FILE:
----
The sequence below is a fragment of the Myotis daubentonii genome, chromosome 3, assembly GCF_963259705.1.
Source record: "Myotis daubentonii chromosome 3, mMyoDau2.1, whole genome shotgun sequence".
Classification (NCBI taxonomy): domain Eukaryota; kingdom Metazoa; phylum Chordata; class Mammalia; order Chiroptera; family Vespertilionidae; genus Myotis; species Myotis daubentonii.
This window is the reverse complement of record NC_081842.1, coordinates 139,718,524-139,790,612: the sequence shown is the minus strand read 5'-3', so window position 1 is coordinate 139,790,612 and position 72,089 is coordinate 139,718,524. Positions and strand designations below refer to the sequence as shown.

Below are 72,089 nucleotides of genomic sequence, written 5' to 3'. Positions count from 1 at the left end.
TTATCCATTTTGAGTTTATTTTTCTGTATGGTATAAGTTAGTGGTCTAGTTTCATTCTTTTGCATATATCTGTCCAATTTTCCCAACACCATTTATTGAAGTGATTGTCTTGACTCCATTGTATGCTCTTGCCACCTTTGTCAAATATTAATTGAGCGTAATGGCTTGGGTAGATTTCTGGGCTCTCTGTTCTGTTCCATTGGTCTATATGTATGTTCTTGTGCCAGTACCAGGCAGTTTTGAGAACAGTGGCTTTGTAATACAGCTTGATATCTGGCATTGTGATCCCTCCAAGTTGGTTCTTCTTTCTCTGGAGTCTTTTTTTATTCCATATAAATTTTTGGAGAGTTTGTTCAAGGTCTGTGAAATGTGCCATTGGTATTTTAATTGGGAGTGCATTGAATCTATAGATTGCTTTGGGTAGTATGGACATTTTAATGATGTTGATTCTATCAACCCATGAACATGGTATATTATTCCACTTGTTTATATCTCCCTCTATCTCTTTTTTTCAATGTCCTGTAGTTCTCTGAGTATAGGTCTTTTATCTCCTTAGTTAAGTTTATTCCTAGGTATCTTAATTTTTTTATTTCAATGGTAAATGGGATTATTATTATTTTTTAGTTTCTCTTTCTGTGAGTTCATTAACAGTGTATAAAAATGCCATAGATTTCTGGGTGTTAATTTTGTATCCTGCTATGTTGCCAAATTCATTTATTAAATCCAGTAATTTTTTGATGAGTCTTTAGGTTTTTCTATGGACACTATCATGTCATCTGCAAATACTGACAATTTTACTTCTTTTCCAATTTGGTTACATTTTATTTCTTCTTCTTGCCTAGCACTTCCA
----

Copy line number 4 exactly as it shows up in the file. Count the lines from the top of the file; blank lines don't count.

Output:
This window is the reverse complement of record NC_081842.1, coordinates 139,718,524-139,790,612: the sequence shown is the minus strand read 5'-3', so window position 1 is coordinate 139,790,612 and position 72,089 is coordinate 139,718,524. Positions and strand designations below refer to the sequence as shown.